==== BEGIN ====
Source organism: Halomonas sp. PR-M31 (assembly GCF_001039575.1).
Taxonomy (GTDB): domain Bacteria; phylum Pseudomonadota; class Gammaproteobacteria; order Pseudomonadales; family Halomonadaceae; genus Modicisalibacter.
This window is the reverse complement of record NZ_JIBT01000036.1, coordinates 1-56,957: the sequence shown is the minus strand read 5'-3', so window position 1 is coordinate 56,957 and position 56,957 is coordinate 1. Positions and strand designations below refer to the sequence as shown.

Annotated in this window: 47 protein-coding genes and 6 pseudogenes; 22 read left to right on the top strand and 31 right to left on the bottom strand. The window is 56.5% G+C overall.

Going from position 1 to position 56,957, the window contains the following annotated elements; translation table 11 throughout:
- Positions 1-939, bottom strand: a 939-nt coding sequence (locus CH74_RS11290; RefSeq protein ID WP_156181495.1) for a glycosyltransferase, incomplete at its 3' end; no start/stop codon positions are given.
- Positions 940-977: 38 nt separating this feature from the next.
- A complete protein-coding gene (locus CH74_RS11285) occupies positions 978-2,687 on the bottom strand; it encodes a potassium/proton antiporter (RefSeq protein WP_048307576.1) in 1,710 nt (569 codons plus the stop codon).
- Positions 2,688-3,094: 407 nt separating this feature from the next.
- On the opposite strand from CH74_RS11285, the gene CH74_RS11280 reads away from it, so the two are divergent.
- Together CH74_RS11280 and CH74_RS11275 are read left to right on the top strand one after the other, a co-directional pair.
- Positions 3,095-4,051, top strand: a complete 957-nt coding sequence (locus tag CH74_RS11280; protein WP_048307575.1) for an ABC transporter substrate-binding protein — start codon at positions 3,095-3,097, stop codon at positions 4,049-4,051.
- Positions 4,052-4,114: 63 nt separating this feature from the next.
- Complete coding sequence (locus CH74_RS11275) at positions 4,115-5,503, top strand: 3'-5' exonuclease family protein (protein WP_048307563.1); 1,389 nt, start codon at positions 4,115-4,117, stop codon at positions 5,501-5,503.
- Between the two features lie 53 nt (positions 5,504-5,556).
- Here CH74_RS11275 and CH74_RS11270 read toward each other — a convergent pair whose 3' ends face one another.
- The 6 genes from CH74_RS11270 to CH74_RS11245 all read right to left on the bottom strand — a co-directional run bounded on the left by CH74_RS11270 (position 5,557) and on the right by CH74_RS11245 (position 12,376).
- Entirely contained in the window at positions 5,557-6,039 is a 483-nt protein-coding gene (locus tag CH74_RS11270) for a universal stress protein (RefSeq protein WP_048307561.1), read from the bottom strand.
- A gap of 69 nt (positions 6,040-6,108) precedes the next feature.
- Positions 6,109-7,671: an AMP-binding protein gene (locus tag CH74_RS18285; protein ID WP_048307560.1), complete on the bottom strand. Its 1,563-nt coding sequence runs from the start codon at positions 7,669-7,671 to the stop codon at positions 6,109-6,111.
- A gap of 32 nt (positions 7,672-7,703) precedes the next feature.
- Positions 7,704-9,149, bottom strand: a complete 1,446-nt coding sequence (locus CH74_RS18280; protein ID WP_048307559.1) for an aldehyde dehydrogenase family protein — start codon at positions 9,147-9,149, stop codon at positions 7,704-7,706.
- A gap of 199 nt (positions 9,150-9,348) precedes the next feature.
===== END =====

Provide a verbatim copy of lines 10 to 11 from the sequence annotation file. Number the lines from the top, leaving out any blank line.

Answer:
- On the opposite strand from CH74_RS11285, the gene CH74_RS11280 reads away from it, so the two are divergent.
- Together CH74_RS11280 and CH74_RS11275 are read left to right on the top strand one after the other, a co-directional pair.